This is slightly redundant in light of the last suggestion – after all, if you’re limiting PUFAs, you gotta eat some saturated fat – but I think it’s worth mentioning. I hear about people bumping up their saturated fat intake and improving their UV-resistance all over the place, and I’ve experienced the same thing myself, but I’d never seen it mentioned in the literature. Well, here’s a cool rodent study in which mice were either given a saturated fat-enriched diet or a PUFA-enriched diet. No word on the exact composition of the two diets. When both groups of mice were injected with melanoma cells, “the initiation time required for visible tumor growth in mice receiving the polyunsaturated fat diet was significantly less than that in mice receiving the saturated fat diet.” A higher-saturated fat diet was protective, while a higher-PUFA diet was not. If you’re gonna be out in the sun, better eat your butter, palm oil, and coconut oil, eh?

Drink Tea

Tea, especially green tea, offers a complex arsenal of antioxidant compounds. How it works and what’s doing it isn’t fully understood, but it’s generally accepted that drinking green tea is a smart move and a mainstay of many healthy traditional cultures. Unsurprisingly, there’s also evidence that dietary green tea, specifically its polyphenols, inhibit the development of skin tumors by controlling inflammation and preventing DNA damage. Topical green tea extracts applied directly to the skin also offer photoprotection.

Get Some Proanthocyanidins

Proanthocyanidins, which can be found in wine and grape seeds, berries like blueberries and chokeberries, nuts like hazelnuts and pistachios, and certain niche grains like sorghum and barley, have been efficacious in preventing UV damage in hairless rodents. Whether it works for hairless apes remains to be seen, but drinking wine and eating berries sound like fine ideas regardless of their photoprotective efficacy. Actually, score one for the hairless apes who quaff wine: a recent study found that people who supplemented with grape seed extract (high in anthocyanidins) had a significantly lower risk of skin cancer. It sounds promising.

Consider Resveratrol

Resveratrol gets a lot of publicity for its possible anti-cancer, cardioprotective, and lifespan enhancing qualities, but it’s also gaining steam as a potential photoprotective agent. This study found that once incorporated into skin cells, resveratrol protected them from UV damage. Topical resveratrol seems viable, too, but I can imagine rubbing resveratrol into your sun-exposed skin would get expensive rather quickly.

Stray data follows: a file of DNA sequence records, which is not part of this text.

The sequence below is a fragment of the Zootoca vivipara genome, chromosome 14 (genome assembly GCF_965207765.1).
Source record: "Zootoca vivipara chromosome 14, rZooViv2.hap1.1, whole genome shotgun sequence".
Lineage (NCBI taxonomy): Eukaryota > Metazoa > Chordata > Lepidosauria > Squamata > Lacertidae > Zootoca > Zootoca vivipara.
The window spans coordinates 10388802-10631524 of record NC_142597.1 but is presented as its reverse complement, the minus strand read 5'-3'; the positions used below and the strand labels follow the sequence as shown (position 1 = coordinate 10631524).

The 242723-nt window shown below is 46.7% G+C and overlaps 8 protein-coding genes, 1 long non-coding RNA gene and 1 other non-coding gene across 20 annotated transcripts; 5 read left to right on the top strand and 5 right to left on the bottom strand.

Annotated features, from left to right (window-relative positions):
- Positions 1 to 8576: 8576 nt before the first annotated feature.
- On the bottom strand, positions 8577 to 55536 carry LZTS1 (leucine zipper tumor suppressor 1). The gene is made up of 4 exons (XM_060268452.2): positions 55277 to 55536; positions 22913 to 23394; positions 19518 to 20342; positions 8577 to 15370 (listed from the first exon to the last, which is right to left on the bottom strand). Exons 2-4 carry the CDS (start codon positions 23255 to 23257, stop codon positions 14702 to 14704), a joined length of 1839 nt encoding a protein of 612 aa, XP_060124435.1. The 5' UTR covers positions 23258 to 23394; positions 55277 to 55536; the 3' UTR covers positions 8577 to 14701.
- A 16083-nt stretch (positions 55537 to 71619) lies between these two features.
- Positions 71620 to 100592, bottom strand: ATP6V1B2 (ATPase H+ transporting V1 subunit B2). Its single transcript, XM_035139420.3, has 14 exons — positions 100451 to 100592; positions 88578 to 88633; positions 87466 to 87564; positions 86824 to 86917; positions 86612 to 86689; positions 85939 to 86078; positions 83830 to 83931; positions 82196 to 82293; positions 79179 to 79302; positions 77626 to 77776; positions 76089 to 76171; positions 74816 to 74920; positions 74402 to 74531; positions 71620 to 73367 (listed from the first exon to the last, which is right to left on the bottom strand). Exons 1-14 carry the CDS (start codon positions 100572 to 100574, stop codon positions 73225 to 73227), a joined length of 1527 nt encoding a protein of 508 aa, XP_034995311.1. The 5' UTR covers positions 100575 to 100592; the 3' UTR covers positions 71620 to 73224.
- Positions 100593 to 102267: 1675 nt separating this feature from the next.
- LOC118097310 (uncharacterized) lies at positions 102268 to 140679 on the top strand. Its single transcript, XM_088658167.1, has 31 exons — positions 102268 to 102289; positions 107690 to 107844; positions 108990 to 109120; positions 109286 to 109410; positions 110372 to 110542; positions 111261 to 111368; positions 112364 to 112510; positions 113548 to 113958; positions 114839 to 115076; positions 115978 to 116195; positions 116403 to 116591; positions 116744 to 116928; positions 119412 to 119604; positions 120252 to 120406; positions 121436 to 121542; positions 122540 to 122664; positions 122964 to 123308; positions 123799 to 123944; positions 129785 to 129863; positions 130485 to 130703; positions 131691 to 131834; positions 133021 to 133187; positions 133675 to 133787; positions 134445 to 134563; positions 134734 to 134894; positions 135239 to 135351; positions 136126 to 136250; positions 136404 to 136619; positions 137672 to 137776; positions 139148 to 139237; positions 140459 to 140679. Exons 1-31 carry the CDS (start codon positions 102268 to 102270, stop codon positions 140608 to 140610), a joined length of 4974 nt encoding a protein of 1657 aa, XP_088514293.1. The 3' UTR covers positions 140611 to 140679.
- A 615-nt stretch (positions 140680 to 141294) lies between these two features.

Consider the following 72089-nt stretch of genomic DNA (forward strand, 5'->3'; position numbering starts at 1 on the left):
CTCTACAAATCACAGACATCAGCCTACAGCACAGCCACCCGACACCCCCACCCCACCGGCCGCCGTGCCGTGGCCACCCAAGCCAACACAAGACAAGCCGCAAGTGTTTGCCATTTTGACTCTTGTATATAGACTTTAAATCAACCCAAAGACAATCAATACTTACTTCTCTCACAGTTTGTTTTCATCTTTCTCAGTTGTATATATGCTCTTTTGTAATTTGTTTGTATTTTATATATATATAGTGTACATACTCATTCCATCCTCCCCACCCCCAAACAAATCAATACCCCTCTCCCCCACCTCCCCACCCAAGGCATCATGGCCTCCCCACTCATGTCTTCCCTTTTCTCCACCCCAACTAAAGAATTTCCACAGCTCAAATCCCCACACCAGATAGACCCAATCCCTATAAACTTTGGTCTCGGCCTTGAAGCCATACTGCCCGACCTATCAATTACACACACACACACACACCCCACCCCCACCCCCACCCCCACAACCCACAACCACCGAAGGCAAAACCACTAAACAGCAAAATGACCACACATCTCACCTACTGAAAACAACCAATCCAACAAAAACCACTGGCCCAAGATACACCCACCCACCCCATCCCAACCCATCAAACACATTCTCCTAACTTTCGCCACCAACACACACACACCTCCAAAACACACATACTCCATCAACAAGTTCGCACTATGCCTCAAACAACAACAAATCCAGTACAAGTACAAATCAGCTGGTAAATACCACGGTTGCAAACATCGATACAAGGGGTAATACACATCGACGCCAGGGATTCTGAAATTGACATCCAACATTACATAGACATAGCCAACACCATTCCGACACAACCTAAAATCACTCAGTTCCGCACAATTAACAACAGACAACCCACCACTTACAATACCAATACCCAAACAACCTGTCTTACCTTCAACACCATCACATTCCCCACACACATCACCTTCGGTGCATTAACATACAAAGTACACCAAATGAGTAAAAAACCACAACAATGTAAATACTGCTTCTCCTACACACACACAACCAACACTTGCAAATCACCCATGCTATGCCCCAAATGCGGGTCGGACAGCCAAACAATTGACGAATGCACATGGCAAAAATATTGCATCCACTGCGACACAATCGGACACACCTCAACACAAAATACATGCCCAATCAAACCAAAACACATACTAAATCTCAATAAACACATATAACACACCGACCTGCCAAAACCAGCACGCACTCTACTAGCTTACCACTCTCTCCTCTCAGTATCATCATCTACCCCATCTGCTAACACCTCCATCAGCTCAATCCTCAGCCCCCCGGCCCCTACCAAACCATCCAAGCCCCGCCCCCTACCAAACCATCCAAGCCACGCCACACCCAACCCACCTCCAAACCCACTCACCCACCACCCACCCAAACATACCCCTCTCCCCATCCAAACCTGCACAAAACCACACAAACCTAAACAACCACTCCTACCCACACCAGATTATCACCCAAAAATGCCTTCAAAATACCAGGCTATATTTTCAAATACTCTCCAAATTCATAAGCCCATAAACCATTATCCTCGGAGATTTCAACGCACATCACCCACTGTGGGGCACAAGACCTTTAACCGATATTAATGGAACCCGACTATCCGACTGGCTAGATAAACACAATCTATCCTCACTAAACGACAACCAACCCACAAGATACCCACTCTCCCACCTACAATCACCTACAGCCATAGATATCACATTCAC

Well, that’s what I came up with. I think the first four appear to be the most effective, but if you have a real problem with burning, it might be worth checking out all the strategies I mentioned. I’m also interested in what’s worked for you. Have you tried the above methods? Did they work? Fill us in and thanks for reading!

You want comments? We got comments:

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  1. I found out the hard way that hydrating/foods werent enough. Regular sunscreens would severely irritate my skin but i’ve had alot of success preventing sunburn with coconut oil. http://coconutoilinformation.com/coconut-oil-homemade-sunscreen-recipe/ has the best recipe i’ve found.

    Great article btw!

    Lisa Halvorsen wrote on May 12th, 2012
  2. Hey all,

    Mark- Great article. I fully believe that diet is tied to sun tolerance, and since going Paleo I’ve noticed that it takes me much longer to burn, if at all.

    Just to add my 2 cents, I’ve found that using raw unrefined shea butter has helped my skin tremendously while in the sun. It has a natural SPF of 1-3, which just means that you have to reapply it more often – a common misconception about SPF is that it simply means stronger protection, whereas higher SPF actually means (supposedly) that one must reapply it less often. So, shea butter is a good all-natural sun protection, and it’s full of vitamin E and is a good fat to put on your skin in my opinion.

    Erock wrote on June 30th, 2012
    • That’s not exactly correct, you’ve misinterpreted the fact that a higher SPF means you can stay in the sun longer without burning…

      The reason you can stay in the sun longer with a higher SPF is that it filters a higher percentage of UVB.
      In general:
      SPF 2 blocks 50 percent of UVB rays
      SPF 4 blocks 75 percent of UVB rays
      SPF 8 blocks 87 percent of UVB rays
      SPF 15 blocks 93 percent of UVB rays
      SPF 30 blocks 97 percent of UVB rays
      SPF 50 blocks 98 percent of UVB rays
      SPF 100 blocks 99 percent of UVB rays

      Sun exposure is cumulative so two hours at 50% sun is the same as one hour at 100% sun, so to speak.